Having been a participant in Red State for some time, and having become a bit more active as a result, I was again motivated to take part in the local precinct and county-wide process with the Republican Party this year.
I’m not a political professional by any stretch, but I figured I could make my own small contribution through my presence. Today’s political convention was just part of my plan for the coming election campaign.
The convention started out with the usual opening remarks and recognition of local office holders, and we even heard from current state and local representatives — all in all, well done, brief and to the point.
We moved into the administrative part of the meeting, working through the arcania of committee reports and such. I figured that most of these matters were not controversial or worthy of a lot of stress, having been managed capably from all appearances by the local volunteers — bless them for their service!
We got to the main event — approving the resolutions of the county and the slates of delegates for the next levels of the conventions. In our case, that meant separate slates for the conventions based on Congressional Districts and finally for the entire state. And that’s when things became weirder by the moment.
At first it seemed pretty innocent, but eccentric. A number of young folks wanted to make their case for a variety of points on the resolutions, joined by a few older and more seasoned commenters. The increasing flurry of ‘points of order,’ ‘points of inquiry’ and offers of amendments to the resolutions became increasingly tense, in spite of the exemplary efforts of the meeting chair to keep the discussions civil and moving along.
When we dispatched the resolutions, which in the main were done well, the meeting took on a completely different ‘vibe’ as the earnest young folks approaching the microphones became more insistent and strident as they attempted to either replace or augment the slate of delegates that had been vetted through a series of interviews by a committee — to insure that the delegates chosen met all the legal requirements and that they would actually serve as indicated (something that seems entirely reasonable to me). As the process unfolded, and the young crew repeatedly attempted to overwhelm the process and the chair with more questions and points of “division,” I for one went from considering the whole thing to be a positive experience and an exercise in growth for these new arrivals to becoming convinced that they had a different and potentially harmful purpose in mind.
In short, my tolerance for their exercise of rights as members of the convention got thinner as the time went on.
At one point, they tried to insert an entire new slate of delegates without giving us the benefit of understanding why this slate should be chosen, or even who was on the slate. That being rebuffed, they then tried to supplement some of their number as alternate delegate members, which the chair and the convention members seemed willing to do –up to a point. As things became more strident and aggressive, the members of the convention finally had enough and on a counted vote suspended the supplementation of delegates and adjourned the convention. Again, from my relatively untrained viewpoint, the convention chair and parliamentarian did an exceptional job keeping things civil and extraordinarily fair and inclusive; but their efforts at civility seemed not to matter to the folks intent on pressing their case for a different slate of delegates.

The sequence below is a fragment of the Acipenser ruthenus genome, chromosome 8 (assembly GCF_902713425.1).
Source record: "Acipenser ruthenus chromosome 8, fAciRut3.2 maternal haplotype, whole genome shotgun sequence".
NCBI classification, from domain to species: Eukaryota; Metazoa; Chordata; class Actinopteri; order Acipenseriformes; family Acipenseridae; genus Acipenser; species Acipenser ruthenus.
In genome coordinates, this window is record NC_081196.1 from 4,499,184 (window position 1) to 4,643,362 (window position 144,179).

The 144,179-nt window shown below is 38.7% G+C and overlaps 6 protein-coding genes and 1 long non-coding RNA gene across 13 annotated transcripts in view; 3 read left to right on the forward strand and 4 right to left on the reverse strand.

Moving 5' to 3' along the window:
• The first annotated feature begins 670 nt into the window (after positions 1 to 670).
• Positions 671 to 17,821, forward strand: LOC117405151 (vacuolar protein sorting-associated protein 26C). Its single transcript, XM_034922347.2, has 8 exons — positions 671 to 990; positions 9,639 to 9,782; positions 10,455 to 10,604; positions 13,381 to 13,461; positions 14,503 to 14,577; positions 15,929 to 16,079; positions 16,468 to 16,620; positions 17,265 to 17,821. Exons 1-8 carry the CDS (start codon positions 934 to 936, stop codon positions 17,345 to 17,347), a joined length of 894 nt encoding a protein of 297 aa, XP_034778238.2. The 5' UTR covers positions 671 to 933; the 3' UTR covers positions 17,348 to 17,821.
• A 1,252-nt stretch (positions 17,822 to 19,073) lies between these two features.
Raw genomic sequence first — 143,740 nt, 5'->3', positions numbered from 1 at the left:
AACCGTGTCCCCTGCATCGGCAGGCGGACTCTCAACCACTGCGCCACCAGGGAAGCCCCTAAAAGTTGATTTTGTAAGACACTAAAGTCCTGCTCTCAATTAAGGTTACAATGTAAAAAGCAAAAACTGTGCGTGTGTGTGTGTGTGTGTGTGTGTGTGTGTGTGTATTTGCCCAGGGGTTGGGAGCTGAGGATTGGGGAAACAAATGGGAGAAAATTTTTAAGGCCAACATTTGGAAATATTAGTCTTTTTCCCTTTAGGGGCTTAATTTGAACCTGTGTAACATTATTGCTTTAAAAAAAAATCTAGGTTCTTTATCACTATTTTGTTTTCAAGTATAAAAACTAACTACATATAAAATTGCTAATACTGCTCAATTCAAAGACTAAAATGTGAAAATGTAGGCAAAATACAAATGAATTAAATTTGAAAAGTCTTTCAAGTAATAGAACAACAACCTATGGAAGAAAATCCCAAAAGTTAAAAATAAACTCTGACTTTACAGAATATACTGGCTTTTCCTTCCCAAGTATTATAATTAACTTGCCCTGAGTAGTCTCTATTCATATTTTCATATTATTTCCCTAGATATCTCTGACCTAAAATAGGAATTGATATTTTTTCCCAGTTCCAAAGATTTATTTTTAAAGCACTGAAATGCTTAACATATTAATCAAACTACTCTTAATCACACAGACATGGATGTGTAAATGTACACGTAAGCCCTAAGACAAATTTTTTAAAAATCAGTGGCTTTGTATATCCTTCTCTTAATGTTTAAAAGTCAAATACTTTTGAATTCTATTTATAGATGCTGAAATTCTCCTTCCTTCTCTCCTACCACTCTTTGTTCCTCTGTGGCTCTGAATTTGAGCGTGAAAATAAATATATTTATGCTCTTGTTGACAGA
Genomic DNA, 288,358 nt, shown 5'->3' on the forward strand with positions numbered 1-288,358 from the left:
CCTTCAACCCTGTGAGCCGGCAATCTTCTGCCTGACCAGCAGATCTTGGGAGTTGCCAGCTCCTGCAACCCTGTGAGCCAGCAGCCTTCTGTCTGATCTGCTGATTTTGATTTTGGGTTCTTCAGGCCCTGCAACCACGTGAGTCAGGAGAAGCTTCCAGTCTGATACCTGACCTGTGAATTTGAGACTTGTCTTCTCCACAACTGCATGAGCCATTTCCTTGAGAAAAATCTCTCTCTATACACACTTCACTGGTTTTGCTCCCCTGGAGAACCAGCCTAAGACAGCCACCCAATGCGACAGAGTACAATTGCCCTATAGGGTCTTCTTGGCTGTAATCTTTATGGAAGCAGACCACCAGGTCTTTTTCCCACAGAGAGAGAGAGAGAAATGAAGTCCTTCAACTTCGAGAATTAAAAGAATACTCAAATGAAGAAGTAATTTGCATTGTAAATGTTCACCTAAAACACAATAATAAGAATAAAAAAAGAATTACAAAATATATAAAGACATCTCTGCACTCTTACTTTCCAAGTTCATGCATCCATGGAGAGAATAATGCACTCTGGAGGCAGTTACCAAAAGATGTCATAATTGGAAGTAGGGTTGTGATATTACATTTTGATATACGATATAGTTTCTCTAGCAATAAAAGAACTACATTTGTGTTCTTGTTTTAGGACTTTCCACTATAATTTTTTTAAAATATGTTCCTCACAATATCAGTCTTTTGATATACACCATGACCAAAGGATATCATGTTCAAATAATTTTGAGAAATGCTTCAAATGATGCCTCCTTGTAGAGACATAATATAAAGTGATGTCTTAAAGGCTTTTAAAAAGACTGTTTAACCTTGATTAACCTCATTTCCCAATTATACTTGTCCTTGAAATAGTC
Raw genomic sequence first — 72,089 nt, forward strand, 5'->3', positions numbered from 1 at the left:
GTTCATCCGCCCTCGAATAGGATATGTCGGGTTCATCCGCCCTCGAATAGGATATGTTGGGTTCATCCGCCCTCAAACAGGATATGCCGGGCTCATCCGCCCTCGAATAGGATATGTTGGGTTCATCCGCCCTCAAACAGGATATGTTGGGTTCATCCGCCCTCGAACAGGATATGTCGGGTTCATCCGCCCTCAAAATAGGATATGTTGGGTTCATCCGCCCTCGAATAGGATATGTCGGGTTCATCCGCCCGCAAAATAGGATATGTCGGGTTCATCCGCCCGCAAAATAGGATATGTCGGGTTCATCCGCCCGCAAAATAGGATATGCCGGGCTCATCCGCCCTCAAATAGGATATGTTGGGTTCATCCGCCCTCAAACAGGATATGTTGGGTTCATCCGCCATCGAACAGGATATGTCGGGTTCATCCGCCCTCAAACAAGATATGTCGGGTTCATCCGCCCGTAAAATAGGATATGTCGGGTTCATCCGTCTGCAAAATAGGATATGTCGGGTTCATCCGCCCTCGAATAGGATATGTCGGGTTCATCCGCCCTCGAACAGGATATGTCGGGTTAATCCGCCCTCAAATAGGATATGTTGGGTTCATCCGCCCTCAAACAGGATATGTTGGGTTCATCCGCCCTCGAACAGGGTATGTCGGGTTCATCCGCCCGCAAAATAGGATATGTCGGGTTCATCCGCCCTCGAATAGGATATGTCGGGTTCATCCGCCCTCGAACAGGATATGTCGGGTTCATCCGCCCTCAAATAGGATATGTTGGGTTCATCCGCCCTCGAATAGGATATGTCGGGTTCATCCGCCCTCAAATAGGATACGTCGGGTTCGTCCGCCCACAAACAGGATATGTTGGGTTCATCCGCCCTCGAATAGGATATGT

As a political rookie, the whole thing left me a bit baffled. Had the individuals who were eager to seat new delegates been more ‘transparent’ (their word that they tossed at the chair when they didn’t get their way at one point) and explained why they wanted to substitute the delegates, we might have been able to have a civil debate about the merits of that — but as the day wore on, it was apparent that was not an object of their concern. In fact, as the whole thing transpired, it became more and more obvious that they were looking for confrontation, complete with taking videos with their iPhones.
As I reflected upon it on the way home, the whole thing seemed more akin to an “Occupy X County” than a “Young Eager Republicans Want to Make a Difference” deal. In fact, as I recalled the events, what at first appeared to be a number of new faces in the crowd getting to know the process, transformed before our eyes into a coordinated group of individuals sharing strategies to disrupt and delay the meeting. The more I thought about it, the more I became convinced that this was an exercise to disrupt the process and create division — but I’m still not sure why.
So be wary — it seems that the “total war” that’s been discussed with relation to the upcoming election might have more truth than I first thought. It might even include friendly fire, if today is any indicator. Be civil, be prepared but don’t be disarmed by dialog that disguises the true intent of the speaker.